Grady, Patrick (2010): An Analysis of the Underlying Causes of the Poor Performance of Recent Immigrants Using the 2006 Census PUMF and Some Observations on Their Implications for Immigration Policy.
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This paper examines the poor performance of recent immigrants to Canada in the labour market as revealed in the Statistics Canada Census 2006 Public Use Microdata File (PUMF). It presents the data which shows that immigrants from less developed countries are doing much worse than immigrants from industrialized countries. Using regression analysis it shows that key explanatory variable for their poor performance are the location of their education, their visible minority status, their language skills, and the level of GDP in their countries of origin. A profiling of immigrants who have done better than non-immigrant Canadians suggests that the performance of immigrants could be improved by utilizing information from the Census on the characteristics of immigrants who succeed in labour markets to improve the selection criteria and distribution of points used in the current scoring system to chose immigrants.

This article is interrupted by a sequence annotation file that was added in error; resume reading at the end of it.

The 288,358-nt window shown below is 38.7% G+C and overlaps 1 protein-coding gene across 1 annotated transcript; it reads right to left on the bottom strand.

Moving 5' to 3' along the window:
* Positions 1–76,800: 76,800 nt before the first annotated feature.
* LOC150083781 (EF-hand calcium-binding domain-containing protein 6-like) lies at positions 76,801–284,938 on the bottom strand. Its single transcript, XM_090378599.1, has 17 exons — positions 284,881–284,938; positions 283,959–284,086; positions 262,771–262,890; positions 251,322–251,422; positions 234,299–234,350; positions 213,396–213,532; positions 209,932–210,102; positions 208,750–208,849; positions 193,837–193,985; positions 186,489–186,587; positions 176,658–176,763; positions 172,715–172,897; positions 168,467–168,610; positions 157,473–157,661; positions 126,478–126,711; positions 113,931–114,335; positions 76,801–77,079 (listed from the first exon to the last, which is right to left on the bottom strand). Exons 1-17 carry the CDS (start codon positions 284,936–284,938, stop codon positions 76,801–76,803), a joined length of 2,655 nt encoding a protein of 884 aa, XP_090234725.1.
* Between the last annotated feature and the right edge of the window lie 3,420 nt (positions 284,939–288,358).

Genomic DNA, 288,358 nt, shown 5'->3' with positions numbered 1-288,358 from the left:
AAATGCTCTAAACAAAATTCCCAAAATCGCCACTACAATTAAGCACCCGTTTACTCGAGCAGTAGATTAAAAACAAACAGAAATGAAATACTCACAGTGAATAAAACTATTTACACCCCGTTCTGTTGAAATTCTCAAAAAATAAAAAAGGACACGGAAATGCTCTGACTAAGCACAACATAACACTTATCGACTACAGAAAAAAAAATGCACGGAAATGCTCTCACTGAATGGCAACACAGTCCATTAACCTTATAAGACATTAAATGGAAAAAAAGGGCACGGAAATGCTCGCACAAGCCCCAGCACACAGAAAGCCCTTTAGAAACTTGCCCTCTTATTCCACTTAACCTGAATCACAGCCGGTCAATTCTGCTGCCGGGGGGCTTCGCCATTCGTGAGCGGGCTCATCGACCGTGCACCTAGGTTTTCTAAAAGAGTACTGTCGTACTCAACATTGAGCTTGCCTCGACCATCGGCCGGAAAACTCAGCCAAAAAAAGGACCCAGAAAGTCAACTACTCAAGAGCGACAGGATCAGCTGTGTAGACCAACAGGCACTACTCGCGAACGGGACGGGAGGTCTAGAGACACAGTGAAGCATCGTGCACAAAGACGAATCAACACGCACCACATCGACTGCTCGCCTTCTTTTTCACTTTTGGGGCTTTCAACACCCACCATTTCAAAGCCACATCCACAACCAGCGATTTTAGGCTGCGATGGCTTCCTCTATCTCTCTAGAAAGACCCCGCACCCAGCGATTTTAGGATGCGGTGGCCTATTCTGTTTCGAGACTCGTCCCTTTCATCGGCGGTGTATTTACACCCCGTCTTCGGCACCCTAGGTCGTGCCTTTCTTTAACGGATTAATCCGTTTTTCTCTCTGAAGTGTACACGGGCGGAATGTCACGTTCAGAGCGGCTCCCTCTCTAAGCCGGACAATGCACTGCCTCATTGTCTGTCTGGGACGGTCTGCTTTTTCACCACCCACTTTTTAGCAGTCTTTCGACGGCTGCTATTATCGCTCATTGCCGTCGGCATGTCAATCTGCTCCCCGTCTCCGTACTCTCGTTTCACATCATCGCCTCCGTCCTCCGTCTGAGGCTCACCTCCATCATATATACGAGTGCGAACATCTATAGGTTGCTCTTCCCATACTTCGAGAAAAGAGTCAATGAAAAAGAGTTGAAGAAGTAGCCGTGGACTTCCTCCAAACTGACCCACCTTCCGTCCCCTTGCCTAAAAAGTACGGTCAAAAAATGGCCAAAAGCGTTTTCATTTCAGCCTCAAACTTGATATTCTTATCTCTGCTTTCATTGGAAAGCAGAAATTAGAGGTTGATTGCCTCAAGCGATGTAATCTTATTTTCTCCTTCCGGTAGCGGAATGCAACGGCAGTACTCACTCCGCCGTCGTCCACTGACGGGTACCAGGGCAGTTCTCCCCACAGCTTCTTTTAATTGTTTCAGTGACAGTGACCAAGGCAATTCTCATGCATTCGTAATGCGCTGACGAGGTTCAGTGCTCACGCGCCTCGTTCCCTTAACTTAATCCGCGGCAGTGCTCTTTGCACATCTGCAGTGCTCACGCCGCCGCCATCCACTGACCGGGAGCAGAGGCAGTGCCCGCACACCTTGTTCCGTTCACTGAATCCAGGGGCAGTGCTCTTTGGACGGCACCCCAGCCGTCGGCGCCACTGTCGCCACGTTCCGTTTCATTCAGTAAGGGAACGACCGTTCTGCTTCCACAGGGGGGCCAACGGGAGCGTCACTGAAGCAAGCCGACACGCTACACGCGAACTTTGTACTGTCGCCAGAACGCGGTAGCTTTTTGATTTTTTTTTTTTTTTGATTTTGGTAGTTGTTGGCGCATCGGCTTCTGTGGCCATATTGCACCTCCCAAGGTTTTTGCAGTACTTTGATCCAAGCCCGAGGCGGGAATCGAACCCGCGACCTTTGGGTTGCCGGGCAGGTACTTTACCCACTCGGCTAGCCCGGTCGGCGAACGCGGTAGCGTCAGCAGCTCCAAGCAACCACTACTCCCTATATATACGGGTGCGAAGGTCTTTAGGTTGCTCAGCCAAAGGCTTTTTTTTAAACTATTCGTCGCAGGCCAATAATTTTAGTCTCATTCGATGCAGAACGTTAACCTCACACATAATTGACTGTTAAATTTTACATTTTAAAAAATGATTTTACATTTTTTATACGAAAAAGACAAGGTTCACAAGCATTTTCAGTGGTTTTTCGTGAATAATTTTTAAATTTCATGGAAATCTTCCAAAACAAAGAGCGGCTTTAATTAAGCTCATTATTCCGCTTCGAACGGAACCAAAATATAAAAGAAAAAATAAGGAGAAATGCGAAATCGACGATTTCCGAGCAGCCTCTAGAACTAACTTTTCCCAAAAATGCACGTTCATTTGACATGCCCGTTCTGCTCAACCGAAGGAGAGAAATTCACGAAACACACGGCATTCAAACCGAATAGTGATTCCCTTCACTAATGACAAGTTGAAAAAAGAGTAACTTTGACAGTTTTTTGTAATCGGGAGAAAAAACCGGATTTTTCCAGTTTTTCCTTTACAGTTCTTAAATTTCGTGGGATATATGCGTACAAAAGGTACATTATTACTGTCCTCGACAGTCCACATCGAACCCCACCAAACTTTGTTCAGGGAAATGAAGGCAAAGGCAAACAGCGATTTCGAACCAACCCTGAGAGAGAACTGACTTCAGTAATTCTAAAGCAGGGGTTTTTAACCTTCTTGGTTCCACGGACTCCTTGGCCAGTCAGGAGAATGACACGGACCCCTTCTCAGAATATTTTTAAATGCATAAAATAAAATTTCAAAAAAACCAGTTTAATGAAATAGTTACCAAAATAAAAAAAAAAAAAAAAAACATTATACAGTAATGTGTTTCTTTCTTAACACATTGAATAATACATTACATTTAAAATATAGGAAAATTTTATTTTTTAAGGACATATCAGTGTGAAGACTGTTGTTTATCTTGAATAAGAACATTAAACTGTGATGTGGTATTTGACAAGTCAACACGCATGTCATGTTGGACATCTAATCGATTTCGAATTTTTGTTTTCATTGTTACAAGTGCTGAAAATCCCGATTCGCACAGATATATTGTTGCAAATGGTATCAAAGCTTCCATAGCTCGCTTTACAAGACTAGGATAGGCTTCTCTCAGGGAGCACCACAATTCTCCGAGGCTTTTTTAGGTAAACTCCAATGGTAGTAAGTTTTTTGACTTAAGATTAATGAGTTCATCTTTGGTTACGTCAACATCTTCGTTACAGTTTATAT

|Item Type:||MPRA Paper|
|Original Title:||An Analysis of the Underlying Causes of the Poor Performance of Recent Immigrants Using the 2006 Census PUMF and Some Observations on Their Implications for Immigration Policy|
|Keywords:||wages, recent immigrants to Canada, immigration policy, immigrant labour, human capital|
|Subjects:||J - Labor and Demographic Economics > J6 - Mobility, Unemployment, Vacancies, and Immigrant Workers > J61 - Geographic Labor Mobility ; Immigrant Workers
J - Labor and Demographic Economics > J2 - Demand and Supply of Labor > J24 - Human Capital ; Skills ; Occupational Choice ; Labor Productivity
J - Labor and Demographic Economics > J2 - Demand and Supply of Labor > J23 - Labor Demand
|Depositing User:||Patrick Grady|
|Date Deposited:||12. Aug 2010 21:12|
|Last Modified:||08. Mar 2015 22:30|
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